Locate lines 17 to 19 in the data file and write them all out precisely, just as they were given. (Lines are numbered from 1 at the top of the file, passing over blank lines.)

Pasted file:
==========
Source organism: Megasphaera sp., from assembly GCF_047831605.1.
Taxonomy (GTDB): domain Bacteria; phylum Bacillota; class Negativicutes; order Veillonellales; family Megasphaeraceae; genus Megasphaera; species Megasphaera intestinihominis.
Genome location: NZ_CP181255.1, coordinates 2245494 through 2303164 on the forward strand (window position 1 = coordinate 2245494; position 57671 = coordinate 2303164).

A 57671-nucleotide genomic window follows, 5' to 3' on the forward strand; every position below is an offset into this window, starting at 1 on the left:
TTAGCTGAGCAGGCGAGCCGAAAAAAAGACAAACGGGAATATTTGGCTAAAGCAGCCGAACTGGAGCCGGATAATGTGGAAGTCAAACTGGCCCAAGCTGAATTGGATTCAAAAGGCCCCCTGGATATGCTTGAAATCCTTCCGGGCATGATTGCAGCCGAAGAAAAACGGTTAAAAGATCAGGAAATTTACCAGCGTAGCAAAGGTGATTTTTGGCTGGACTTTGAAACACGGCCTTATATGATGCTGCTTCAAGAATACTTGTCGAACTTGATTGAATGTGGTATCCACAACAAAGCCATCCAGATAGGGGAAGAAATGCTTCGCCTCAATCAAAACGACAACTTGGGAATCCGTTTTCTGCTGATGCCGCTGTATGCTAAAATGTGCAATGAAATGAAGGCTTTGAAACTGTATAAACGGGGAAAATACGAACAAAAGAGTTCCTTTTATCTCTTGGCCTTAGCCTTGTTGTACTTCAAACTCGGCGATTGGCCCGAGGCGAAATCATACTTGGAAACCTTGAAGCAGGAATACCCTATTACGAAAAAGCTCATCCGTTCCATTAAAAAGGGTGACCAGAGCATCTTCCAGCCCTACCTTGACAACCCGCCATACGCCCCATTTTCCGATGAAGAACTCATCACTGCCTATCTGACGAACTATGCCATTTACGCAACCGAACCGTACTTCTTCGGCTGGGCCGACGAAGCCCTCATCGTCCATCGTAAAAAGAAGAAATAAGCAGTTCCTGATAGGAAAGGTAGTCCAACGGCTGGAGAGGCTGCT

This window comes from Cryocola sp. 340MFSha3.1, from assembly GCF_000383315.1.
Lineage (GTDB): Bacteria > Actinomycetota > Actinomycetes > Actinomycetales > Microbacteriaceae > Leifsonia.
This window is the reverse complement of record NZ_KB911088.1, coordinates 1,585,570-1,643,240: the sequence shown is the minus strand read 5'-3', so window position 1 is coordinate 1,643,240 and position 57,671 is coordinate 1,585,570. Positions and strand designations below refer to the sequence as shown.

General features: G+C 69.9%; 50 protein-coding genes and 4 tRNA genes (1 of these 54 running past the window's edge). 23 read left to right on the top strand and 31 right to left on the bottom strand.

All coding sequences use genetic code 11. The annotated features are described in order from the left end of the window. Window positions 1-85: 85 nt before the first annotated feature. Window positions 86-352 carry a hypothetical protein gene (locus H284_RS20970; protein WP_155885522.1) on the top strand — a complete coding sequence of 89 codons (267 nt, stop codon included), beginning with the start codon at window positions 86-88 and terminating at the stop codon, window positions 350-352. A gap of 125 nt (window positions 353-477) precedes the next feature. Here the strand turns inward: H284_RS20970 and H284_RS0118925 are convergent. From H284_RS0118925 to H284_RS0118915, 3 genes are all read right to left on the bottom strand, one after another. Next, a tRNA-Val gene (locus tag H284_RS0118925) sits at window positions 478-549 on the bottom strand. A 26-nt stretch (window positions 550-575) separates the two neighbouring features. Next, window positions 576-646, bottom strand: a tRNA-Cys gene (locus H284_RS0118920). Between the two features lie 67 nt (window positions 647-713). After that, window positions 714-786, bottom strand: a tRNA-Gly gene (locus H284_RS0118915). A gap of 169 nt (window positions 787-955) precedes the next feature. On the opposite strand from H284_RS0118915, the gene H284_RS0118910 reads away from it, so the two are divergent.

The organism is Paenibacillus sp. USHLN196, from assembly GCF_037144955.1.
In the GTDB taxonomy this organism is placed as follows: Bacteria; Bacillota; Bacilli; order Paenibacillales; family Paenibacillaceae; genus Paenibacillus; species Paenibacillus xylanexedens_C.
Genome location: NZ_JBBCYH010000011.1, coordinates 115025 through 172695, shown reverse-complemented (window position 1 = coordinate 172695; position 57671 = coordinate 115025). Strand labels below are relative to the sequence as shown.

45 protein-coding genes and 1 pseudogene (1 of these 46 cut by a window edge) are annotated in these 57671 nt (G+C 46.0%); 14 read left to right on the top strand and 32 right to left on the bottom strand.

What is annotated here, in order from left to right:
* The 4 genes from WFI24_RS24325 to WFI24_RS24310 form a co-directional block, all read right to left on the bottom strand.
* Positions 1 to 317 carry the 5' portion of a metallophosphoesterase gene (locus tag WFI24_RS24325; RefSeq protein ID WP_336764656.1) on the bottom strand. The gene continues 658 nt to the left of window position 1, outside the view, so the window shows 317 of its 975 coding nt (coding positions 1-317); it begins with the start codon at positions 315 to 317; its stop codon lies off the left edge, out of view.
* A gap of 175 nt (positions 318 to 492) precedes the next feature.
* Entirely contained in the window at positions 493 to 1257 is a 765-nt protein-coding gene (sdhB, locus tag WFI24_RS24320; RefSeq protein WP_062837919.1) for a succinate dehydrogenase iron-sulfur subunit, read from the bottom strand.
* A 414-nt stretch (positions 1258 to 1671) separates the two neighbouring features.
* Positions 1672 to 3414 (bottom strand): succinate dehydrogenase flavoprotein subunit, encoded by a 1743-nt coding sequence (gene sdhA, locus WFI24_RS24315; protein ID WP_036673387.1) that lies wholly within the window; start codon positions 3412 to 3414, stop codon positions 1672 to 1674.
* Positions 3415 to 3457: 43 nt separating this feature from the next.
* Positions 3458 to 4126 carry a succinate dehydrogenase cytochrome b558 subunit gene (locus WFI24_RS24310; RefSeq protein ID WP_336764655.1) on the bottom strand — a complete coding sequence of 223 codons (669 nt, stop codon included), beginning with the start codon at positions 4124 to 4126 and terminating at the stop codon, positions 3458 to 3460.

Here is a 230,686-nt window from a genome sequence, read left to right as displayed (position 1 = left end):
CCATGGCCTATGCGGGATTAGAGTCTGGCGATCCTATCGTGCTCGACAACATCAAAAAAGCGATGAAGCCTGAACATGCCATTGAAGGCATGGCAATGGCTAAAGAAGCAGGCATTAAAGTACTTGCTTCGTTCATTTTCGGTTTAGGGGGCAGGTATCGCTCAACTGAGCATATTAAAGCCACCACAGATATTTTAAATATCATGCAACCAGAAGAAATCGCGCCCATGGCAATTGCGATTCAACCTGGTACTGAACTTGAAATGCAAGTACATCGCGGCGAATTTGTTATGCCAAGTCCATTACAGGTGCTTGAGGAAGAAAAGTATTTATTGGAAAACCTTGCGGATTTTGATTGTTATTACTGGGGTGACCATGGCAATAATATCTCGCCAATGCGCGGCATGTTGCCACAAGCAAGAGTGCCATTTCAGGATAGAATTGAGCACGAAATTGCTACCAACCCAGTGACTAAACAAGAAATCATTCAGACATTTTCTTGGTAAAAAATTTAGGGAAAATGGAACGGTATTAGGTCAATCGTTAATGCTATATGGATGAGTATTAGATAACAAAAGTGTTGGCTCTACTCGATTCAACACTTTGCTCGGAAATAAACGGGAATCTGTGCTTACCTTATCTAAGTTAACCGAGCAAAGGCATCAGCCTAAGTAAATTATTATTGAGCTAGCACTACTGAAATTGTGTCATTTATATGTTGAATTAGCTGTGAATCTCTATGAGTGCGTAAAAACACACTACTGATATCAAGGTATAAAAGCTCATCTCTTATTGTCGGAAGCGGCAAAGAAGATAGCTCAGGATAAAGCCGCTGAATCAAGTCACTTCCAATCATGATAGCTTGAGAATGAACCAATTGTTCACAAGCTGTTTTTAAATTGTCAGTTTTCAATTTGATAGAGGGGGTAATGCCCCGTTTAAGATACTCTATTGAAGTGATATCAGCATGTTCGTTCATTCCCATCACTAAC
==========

* Positions 1 to 317 carry the 5' portion of a metallophosphoesterase gene (locus tag WFI24_RS24325; RefSeq protein ID WP_336764656.1) on the bottom strand. The gene continues 658 nt to the left of window position 1, outside the view, so the window shows 317 of its 975 coding nt (coding positions 1-317); it begins with the start codon at positions 315 to 317; its stop codon lies off the left edge, out of view.
* A gap of 175 nt (positions 318 to 492) precedes the next feature.
* Entirely contained in the window at positions 493 to 1257 is a 765-nt protein-coding gene (sdhB, locus tag WFI24_RS24320; RefSeq protein WP_062837919.1) for a succinate dehydrogenase iron-sulfur subunit, read from the bottom strand.